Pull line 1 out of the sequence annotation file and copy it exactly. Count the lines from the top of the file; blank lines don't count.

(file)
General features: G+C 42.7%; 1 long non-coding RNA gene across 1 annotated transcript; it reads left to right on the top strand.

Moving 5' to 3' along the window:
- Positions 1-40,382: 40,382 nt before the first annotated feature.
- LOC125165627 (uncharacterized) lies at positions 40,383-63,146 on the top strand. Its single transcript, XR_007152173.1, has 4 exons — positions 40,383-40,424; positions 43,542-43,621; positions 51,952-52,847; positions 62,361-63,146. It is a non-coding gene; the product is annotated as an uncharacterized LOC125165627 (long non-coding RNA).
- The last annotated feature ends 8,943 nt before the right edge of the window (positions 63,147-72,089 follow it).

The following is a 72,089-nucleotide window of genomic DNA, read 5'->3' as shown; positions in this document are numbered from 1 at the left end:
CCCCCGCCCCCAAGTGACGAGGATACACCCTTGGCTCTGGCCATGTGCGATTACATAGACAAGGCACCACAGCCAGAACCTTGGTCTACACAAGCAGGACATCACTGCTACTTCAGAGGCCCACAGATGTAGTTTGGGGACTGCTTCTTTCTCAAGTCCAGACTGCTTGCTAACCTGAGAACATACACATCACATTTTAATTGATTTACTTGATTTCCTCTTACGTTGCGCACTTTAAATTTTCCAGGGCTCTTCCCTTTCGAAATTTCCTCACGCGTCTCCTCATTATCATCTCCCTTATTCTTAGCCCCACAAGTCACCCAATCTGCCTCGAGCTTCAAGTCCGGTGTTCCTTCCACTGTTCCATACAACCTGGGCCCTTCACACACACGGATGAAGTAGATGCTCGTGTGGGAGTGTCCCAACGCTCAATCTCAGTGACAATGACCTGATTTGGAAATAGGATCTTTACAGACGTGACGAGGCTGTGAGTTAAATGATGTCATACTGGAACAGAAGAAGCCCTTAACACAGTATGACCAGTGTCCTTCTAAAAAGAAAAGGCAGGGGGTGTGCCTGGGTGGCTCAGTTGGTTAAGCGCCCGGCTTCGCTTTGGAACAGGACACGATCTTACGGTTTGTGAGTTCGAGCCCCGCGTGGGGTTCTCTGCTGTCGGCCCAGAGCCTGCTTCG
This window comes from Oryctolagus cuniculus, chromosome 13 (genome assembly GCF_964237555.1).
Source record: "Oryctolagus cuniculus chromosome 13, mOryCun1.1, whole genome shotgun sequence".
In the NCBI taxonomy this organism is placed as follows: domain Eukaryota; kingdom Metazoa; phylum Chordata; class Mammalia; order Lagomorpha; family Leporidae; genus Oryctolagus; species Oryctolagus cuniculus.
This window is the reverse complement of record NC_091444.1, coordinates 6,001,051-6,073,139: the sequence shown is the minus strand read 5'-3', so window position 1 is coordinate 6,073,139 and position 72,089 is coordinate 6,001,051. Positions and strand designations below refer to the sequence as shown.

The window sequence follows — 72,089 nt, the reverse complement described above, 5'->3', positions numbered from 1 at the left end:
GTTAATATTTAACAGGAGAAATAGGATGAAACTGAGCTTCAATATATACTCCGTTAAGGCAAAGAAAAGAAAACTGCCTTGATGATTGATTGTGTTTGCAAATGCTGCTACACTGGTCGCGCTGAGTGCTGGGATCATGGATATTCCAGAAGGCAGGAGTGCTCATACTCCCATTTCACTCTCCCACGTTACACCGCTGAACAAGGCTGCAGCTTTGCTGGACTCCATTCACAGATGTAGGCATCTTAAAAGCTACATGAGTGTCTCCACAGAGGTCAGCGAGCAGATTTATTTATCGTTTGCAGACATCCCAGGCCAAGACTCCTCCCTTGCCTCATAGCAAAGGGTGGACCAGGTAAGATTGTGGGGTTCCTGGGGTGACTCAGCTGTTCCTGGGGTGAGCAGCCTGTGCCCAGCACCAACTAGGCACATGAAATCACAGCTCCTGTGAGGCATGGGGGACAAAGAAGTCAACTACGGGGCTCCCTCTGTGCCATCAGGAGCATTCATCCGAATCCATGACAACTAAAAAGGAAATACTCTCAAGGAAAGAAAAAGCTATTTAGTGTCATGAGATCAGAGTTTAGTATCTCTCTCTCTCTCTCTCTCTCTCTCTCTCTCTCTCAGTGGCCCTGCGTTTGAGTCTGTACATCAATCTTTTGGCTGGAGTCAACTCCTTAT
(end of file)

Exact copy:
General features: G+C 42.7%; 1 long non-coding RNA gene across 1 annotated transcript; it reads left to right on the top strand.